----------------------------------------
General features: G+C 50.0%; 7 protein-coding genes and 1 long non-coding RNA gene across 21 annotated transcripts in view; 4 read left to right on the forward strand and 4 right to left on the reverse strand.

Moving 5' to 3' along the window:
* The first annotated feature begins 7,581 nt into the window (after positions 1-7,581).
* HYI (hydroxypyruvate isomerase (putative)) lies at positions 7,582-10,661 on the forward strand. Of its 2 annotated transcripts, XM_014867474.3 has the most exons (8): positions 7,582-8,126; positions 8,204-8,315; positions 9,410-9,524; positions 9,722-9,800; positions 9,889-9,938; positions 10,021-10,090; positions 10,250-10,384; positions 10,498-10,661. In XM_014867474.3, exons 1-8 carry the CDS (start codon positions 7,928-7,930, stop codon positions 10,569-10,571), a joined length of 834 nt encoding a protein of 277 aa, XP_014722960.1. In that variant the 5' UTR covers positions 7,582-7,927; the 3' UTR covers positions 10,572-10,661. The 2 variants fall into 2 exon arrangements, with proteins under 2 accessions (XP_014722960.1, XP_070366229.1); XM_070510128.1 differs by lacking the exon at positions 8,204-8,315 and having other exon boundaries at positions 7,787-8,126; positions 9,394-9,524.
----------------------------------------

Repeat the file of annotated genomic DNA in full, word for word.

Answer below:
General features: G+C 50.0%; 7 protein-coding genes and 1 long non-coding RNA gene across 21 annotated transcripts in view; 4 read left to right on the forward strand and 4 right to left on the reverse strand.

Moving 5' to 3' along the window:
* The first annotated feature begins 7,581 nt into the window (after positions 1-7,581).
* HYI (hydroxypyruvate isomerase (putative)) lies at positions 7,582-10,661 on the forward strand. Of its 2 annotated transcripts, XM_014867474.3 has the most exons (8): positions 7,582-8,126; positions 8,204-8,315; positions 9,410-9,524; positions 9,722-9,800; positions 9,889-9,938; positions 10,021-10,090; positions 10,250-10,384; positions 10,498-10,661. In XM_014867474.3, exons 1-8 carry the CDS (start codon positions 7,928-7,930, stop codon positions 10,569-10,571), a joined length of 834 nt encoding a protein of 277 aa, XP_014722960.1. In that variant the 5' UTR covers positions 7,582-7,927; the 3' UTR covers positions 10,572-10,661. The 2 variants fall into 2 exon arrangements, with proteins under 2 accessions (XP_014722960.1, XP_070366229.1); XM_070510128.1 differs by lacking the exon at positions 8,204-8,315 and having other exon boundaries at positions 7,787-8,126; positions 9,394-9,524.